Arguably the central provision of President Obama’s State of the Union address last night was the proposal to generate 80 percent of the nation’s electricity from clean energy sources by 2035 — including nuclear energy and “carbon capture and storage” coal technology. Getting there will take a miracle, the same sort of pie in the sky thinking that allowed our president to also present the daft notion of giving 80 percent of Americans access to high-speed rail by 2035. This in a country that last built a great rail station over a century ago.
Both ideas, of course, fit neatly into the necessary big box of ideas that can generate the innovation, imagination, inspiration, and transition-era job growth that rebuilds the American economy, and especially the “be all you can be” contract with its people.
But neither is likely to happen. To achieve either goal will take a sharp shift in the political geography on the right and the left, as well as much larger public investments in innovation and financing than the country has been willing to make to date. In an era of fierce and fast-paced transition prompted by the new markets of the 21st century, Americans have expressed time and again their resistance to doing anything more than staying firmly in place. I’ve begun to call our predicament the “amber alert” because we’re so determined to wrap our personal gains and communities in amber.
Republican governors in the Midwest, for instance, want to give back the federal high-speed rail construction money made available last year, and are governing against the clean energy investments that have helped turn solar, wind components, and lithium-ion battery manufacturing into the fastest growing new industrial sectors in Ohio and Michigan.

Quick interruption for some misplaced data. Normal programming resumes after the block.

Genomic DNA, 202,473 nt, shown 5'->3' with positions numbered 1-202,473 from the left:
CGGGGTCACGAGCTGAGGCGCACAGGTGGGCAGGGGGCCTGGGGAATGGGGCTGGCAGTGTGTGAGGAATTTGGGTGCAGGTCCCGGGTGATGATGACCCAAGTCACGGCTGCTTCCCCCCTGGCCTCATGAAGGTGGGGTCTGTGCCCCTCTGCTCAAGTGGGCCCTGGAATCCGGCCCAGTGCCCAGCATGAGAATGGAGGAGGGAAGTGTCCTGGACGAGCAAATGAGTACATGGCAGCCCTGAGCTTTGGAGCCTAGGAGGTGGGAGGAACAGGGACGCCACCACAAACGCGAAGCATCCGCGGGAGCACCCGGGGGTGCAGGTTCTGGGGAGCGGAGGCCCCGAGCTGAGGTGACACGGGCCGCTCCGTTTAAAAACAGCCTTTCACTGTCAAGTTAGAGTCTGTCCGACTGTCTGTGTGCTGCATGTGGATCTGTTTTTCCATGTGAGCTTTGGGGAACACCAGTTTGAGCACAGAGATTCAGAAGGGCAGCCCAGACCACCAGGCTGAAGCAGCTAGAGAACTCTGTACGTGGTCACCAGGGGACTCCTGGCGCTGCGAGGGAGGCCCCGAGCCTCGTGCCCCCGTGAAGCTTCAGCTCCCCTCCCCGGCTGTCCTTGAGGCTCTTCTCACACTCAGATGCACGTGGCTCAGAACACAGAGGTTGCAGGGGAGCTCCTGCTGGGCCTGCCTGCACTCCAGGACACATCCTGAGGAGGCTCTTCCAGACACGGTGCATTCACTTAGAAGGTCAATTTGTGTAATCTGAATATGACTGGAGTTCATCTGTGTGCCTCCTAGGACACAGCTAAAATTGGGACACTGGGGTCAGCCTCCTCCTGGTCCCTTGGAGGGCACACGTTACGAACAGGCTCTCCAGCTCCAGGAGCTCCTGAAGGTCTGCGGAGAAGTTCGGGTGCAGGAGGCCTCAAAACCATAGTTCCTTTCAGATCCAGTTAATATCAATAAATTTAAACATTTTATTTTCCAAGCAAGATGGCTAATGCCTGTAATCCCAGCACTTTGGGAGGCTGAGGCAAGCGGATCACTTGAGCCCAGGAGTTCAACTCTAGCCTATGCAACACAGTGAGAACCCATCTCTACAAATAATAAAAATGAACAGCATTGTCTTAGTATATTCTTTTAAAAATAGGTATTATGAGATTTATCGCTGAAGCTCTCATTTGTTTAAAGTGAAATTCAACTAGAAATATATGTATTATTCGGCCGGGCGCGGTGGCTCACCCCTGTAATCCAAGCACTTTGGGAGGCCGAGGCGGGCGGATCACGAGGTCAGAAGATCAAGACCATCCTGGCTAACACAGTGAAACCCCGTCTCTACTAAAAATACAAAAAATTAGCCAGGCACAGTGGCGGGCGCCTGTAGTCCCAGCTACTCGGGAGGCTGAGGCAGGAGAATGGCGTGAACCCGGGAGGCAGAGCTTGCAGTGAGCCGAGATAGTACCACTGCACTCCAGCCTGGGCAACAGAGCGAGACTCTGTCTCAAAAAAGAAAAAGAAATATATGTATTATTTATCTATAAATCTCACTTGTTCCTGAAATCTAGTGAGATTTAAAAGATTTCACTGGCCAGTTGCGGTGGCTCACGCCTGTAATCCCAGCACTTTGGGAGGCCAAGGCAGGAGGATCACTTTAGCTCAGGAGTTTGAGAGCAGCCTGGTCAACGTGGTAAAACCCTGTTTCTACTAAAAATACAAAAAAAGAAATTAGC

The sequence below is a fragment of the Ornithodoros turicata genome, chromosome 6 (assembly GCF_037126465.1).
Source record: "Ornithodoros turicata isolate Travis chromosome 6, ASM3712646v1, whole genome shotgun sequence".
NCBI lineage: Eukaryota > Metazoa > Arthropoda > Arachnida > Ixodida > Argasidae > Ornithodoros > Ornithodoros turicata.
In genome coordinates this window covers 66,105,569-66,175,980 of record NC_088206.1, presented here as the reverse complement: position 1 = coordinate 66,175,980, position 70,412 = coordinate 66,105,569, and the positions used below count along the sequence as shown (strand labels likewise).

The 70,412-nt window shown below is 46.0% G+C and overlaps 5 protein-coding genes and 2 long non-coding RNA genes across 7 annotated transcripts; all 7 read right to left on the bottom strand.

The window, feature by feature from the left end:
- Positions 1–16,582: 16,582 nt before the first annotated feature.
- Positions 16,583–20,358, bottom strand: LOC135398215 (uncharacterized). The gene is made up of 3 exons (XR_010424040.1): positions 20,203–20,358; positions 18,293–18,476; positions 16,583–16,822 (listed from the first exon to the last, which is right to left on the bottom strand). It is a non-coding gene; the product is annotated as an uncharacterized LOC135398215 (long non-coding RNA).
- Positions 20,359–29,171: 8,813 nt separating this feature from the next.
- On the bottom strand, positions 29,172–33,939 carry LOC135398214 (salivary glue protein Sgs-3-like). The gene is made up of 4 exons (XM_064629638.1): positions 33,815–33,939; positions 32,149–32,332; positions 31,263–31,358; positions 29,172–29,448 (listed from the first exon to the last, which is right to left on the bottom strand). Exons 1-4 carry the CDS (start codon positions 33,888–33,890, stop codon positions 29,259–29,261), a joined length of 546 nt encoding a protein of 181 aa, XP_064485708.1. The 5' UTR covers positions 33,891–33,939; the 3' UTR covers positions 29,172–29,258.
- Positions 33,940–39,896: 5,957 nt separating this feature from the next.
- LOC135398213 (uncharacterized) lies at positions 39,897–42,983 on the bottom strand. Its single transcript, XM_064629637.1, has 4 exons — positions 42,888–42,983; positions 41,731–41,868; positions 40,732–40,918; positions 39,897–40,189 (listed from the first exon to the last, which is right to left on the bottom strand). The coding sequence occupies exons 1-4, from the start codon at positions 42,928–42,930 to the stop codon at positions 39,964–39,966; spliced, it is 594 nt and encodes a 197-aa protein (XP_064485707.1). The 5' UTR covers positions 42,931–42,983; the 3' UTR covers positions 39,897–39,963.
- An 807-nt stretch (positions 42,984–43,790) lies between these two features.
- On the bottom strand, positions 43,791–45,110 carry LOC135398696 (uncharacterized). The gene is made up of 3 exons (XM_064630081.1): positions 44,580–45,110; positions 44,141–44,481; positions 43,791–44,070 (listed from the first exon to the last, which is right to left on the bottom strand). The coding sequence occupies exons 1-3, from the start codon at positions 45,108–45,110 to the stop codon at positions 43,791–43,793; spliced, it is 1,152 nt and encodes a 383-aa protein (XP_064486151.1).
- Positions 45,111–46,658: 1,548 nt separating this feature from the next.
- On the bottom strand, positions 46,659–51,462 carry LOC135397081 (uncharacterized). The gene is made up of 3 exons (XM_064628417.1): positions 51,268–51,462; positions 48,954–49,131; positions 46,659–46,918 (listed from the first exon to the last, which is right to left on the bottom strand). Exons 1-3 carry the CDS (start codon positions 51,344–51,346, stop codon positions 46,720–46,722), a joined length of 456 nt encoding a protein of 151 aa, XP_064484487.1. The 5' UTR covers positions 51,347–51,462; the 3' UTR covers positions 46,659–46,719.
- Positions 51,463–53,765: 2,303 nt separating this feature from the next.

Let’s quickly evaluate the 80 percent electrical generation goal. To achieve 80 percent clean energy generation essentially means replacing at least 500 gigawatts of conventional coal-fired generation with cleaner alternatives. In essence, the U.S. would have to nearly completely rebuild its electrical generating infrastructure, which last year had about 940 gigawatts of electricial generating capacity. By 2035, according to Department of Energy projections, electrical generating demand in the U.S. could grow to 1,200 gigawatts. Today, less than a quarter of electrical generating capacity is supplied by nuclear power, hydro, wind, and geothermal in the U.S — roughly 225 gigawatts.
To date, the nation has indicated no proclivity to launch a crash program for clean energy investment. The $100 billion provided in the 2009 American Recovery and Reinvestment Act, now threatened by the Republican House majority, is merely a down payment. In fact, the largest energy investment in the nation is being made to drill, mine, process, and transport the unconventional oil and gas reserves being tapped in the middle part of the country.